This discussion will look at the politics of music and food as it applies to our planet.

 Discussion on Friday at 3:45 p.m. at the LoFi library booth.


Singer-songwriter Joni Mitchell on writing Big Yellow Taxi in “Both Sides Later,” for the Los Angeles Times, 1996:

“I wrote ‘Big Yellow Taxi’ on my first trip to Hawaii. I took a taxi to the hotel and when I woke up the next morning, I threw back the curtains and saw these beautiful green mountains in the distance. Then, I looked down and there was a parking lot as far as the eye could see, and it broke my heart ... this blight on paradise. That's when I sat down and wrote the song. When it first came out, it was a regional hit in Hawaii because people there realized their paradise was being chewed up. It took 20 years for that song to sink in to people most other places in the country. That is a powerful little song because there have been cases in a couple of cities of parking lots being torn up and turned into parks because of it.”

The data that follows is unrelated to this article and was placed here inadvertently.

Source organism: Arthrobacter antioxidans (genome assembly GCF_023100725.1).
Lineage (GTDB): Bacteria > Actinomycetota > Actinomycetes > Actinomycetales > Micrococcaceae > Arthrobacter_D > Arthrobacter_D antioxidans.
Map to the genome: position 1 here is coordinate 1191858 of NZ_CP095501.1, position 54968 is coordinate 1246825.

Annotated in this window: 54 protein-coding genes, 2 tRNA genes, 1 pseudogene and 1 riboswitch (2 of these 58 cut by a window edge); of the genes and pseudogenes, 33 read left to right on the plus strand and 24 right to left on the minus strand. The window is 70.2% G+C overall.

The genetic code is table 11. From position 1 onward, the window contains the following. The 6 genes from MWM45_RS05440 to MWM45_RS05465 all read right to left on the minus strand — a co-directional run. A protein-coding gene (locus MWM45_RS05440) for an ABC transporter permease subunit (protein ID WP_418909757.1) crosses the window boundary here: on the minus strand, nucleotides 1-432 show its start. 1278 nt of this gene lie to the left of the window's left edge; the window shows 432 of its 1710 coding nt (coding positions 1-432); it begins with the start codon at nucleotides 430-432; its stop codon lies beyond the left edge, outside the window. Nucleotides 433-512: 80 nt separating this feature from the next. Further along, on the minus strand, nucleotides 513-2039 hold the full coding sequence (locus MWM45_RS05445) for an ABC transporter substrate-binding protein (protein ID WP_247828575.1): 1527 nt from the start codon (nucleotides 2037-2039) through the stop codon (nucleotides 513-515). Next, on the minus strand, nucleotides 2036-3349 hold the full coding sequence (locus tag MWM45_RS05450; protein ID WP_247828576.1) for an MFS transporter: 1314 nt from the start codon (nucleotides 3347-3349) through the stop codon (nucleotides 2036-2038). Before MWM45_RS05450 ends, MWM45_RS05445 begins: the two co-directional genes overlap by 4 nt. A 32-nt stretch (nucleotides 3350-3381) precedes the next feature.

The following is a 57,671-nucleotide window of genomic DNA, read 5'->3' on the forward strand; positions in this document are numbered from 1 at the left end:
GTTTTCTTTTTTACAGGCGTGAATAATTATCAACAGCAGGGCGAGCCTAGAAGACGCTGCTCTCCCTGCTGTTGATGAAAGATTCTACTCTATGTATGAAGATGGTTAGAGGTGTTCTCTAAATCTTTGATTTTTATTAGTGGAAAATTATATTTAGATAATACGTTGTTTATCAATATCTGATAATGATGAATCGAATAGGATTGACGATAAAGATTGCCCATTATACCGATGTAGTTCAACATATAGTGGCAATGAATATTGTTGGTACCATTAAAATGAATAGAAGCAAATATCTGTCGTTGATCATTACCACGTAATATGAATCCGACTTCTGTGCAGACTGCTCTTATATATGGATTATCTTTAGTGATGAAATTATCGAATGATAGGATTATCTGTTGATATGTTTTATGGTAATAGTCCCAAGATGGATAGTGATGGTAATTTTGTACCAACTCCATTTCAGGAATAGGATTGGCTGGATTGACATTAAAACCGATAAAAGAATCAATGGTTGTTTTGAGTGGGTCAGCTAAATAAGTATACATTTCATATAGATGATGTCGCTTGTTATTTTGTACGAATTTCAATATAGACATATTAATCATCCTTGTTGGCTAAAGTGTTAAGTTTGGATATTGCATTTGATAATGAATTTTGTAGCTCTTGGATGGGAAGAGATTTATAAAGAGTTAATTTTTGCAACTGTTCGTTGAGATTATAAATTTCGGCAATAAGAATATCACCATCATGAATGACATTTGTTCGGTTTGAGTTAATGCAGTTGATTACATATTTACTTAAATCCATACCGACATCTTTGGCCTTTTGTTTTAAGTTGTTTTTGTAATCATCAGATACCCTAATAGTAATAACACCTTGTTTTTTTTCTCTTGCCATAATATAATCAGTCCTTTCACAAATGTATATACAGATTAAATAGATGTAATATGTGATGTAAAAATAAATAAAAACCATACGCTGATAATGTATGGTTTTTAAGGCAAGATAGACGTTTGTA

John T. Edge, director of the Southern Foodways Alliance, writes about a different type of “farm.” Also just south of Nashville, The Farm was established in the 1970s as an intentional community where residents quit the cities of California and New York to connect to the land through farming. From his new book The Potlikker Papers:

“Mainstream America adopted the innovations that The Farm introduced to the hippie community...Soy ice cream became a grocery store staple. Sandwiches of wheat bread, sprouts and tempeh became deli counter standards...At a time when farming was vogue among dropout idealists, the hippies who worked The Farm put agrarian principles in practice (with an idea that) ‘culture of the soil is the best and most sensitive of vocations.’

On The Farm, new generation agriculturists made good on the promises of old agricultural ideals. These purposeful Southerners proved that the region so many had recently rejected, the South that so many recognized for poverty and racism, was a place with a future as well as a past.”





Story behind the Protest Song by Hardeep Phull

A look at 50 of the most influential protests songs including pop-culture views on the Vietnam War and the Civil Rights movement, among other topics.

1968 in America: Music, Politics, Chaos, Counterculture, and the Shaping of a Generation by Charles Kaiser

A historical account of the 1960s through figures like Bob Dylan, Janis Joplin, and Lyndon Johnson.



Animal, Vegetable, Miracle: A Year of Food Life by Barbara Kingsolver

Diet for a Small Planet by Frances Moore Lappe

Silent Spring by Rachel Carson

The Omnivore’s Dilemma: A Natural History of Four Meals by Michael Pollan

Full Planet, Empty Plates: The New Geopolitics of Food Scarcity by Lester R. Brown